- Contributed by
- People in story:
- Joan Tyler, Ernest and Ivy in Harrogate
- Location of story:
- Harrogate, Yorks
- Background to story:
- Article ID:
- Contributed on:
- 30 May 2005
My Phoney War
The author of this story has understood the rules and regulations of the site and has agreed that this story can be entered on the People's War web site.
In February 1939 I left school at seventeen and became a Clerical Assistant in the Research and Development of Engines section (RDE) of the Air Ministry based in Berkeley Square, London.
Early on we were told that in the event of war we were to be evacuated to Harrogate. Soon after 3rd September we were given our travel papers and train details. On 10th September I said goodbye to my family in Enfield and went to King’s Cross to join my office friends on the train to ZA — our destination at Harrogate.
There we were assigned to buses which took us to our billets on the outskirts of the town. Several of us were taken to Starbeck where I was made welcome by my hosts,Ivy and Ernest at Kingsley Road. I had become a “Guinea Pig”, the name given by the local people to the Civil Service evacuees. This was because we had a guinea deducted from our weekly salary to pay for our bed, breakfast and evening meals. The seven shillings remaining from my weekly pay had to cover bus fares to and from Harrogate, lunches, etc!
We started work next day in the Grand Hotel in Harrogate, high above the Valley Gardens with my office looking over towards Ilkley Moor. There was no central heating but as the weather got colder the messengers kept the small bedroom fires well stoked with coal. It became very cold with snow on Ilkley Moor soon descending into Harrogate. The Registry in the Grand Hotel was in the hotel Ballroom whose beautiful sprung floor had to take the weight of all our filing cabinets. As soon as all the files were unpacked and distributed we became very busy and started working most days including week ends. The overtime pay was very welcome as we needed extra clothing to cope with the cold weather.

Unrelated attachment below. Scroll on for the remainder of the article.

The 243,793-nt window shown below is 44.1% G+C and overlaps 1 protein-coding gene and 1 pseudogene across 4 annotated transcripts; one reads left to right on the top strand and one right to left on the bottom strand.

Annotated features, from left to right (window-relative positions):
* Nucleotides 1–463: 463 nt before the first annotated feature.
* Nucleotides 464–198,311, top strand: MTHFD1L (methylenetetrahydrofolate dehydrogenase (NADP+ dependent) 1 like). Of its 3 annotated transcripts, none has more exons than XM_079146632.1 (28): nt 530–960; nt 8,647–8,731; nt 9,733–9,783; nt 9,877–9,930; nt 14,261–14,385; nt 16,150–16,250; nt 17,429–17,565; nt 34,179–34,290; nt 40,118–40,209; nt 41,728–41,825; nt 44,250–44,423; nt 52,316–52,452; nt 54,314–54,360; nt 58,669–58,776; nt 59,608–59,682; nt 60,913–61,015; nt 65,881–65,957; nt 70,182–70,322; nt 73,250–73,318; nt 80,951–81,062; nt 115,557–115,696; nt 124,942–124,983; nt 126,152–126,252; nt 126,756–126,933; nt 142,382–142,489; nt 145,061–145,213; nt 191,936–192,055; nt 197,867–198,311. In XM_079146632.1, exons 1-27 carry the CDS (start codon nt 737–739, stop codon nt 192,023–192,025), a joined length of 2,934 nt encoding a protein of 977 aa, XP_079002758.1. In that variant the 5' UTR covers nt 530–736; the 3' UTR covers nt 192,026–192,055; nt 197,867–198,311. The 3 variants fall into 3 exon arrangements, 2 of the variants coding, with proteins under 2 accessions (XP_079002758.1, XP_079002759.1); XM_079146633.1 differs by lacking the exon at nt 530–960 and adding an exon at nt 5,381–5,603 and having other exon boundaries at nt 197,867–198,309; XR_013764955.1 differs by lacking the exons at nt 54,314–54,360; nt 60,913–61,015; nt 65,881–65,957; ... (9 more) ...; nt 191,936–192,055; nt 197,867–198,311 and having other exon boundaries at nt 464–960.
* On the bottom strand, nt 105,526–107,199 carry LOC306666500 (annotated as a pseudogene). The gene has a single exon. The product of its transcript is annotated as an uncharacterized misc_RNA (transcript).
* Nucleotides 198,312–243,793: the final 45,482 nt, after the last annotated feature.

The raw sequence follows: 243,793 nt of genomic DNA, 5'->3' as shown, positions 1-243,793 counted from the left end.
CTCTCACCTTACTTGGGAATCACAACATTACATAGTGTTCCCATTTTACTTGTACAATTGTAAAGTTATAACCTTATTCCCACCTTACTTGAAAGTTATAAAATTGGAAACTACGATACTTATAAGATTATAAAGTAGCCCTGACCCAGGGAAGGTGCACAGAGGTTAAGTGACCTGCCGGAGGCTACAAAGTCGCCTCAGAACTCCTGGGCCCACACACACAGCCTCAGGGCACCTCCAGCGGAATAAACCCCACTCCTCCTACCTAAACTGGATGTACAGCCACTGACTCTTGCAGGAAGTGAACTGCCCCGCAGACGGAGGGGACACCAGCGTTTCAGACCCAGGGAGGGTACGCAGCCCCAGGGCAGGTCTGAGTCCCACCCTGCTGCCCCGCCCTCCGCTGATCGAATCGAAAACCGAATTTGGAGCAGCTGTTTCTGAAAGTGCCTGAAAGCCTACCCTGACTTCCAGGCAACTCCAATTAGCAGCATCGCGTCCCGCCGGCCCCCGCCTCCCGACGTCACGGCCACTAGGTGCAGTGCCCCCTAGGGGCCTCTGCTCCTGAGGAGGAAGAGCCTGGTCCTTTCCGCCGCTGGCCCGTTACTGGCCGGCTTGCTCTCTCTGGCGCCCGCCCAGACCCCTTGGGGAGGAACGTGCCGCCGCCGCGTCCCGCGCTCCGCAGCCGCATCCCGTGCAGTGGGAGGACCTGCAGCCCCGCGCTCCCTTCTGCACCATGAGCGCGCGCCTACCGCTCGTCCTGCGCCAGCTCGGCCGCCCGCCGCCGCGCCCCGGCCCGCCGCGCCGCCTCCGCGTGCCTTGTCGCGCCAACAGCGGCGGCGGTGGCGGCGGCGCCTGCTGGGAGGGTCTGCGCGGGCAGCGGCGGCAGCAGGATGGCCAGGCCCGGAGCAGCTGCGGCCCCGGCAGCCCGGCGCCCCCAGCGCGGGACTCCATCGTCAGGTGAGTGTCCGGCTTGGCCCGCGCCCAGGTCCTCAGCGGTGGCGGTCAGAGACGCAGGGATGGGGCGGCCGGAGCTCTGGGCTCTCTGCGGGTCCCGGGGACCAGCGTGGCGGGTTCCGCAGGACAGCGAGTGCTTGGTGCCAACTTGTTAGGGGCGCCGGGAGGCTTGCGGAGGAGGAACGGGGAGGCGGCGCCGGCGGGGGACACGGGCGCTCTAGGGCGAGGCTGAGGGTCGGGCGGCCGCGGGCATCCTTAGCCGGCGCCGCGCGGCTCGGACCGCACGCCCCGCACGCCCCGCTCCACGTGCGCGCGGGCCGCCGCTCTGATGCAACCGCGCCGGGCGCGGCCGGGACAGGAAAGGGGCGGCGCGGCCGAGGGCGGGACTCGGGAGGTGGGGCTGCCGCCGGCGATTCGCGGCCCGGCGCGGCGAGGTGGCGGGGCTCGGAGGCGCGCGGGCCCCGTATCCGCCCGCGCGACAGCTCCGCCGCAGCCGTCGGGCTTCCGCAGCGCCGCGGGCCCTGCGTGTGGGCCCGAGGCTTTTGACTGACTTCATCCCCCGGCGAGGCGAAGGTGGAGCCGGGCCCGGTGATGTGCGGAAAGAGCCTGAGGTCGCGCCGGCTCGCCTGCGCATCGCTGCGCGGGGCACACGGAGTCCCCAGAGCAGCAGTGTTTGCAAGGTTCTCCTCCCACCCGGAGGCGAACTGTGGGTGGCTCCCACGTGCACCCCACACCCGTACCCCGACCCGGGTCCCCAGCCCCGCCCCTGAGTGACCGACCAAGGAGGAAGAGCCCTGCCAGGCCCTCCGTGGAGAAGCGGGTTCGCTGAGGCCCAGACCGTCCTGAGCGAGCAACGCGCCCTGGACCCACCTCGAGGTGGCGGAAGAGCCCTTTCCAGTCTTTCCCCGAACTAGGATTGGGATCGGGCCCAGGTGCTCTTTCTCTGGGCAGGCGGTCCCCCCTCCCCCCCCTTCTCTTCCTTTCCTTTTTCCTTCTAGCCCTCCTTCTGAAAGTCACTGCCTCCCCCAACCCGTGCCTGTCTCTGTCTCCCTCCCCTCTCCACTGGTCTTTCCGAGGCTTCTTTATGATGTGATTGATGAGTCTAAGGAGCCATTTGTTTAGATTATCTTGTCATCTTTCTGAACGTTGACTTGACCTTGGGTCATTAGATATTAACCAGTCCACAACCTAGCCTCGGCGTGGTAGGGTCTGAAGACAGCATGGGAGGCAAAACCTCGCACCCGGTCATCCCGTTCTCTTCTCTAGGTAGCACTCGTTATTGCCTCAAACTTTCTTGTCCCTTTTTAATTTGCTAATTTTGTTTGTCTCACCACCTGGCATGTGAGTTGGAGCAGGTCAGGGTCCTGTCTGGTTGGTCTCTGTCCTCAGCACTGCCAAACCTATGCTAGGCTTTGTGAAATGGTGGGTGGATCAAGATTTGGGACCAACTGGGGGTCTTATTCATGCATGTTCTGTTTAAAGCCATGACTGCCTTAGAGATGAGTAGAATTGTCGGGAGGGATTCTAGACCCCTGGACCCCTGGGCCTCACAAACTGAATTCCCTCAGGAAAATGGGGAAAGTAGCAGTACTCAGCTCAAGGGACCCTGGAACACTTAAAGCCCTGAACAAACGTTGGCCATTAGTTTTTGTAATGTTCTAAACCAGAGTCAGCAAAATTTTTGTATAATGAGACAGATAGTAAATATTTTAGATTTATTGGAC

My hosts fed me very well and also introduced me to members of the local church and its social clubs. Ivy’s father worked as a guard on the LNER. When he heard that my own father also worked on the LNER at King’s Cross he suggested that my parents and sister should make the trip to stay at his home to meet everybody and satisfy themselves that I was in good hands!
Back at the office, conscription had not yet begun, and we were permitted to hold two dances a week in the ballroom at the Crown Hotel, at one shilling per person! For the Saturday night dance we had the hotel orchestra and on Wednesdays some colleagues from the department formed a passable substitute. No transport was available to take us home afterwards, so we would walk across The Stray and several more miles to Starbeck. I can still remember singing “Run Rabbit Run!” on the way home especially through the snow.
I think we had two free passes a year to London and I remember that I used my first pass to go home at Christmas.
As the snow melted, in our free time we were able to find our way on to the Moors and we walked to Mother Shipton’s Cave at Knaresborough. Ernest also took me punting on the River Nidd which was an experience as there was a strong smell of wild garlic and the river had rapids and shallows!
My job in RDE brought me into contact with two aero engine contractors, - Rolls Royce and Napier. As clerical staff we provided a support to the engineers who were involved in the research and development of the Merlin and Sabre engines, but due to financial constraints during the first year of the war I became more familiar with developments later.
I was on leave in London when Dunkirk fell and when I got back to Harrogate the returning soldiers were being sent to an Army depot outside the town. Soon there was an outbreak of poliomyelitis and to cope with the numbers of sick people (civil and military) temporary hospitals were built on The Stray in Harrogate. Fortunately I avoided polio (our offices were sprayed daily) but I succumbed to another epidemic at the time - German measles! When I joined the Civil Service we were not entitled to a free GP and had to pay for a doctor’s services, for which I had to get help from home!
Lord Beaverbrook became Minister of Aircraft Production in 1940 and wanted his staff back in London. There was no time to warn our families and I arrived home before the telegram. I then went to work in Thames House where I stayed until after the war in 1945.
I got home (after “the phoney war”) just in time for “The Blitz”!
I am still in touch with former war-time colleagues and remained in touch with Ivy and Ernest until their deaths after the war, visiting them on many occasions.
© Copyright of content contributed to this Archive rests with the author. Find out how you can use this.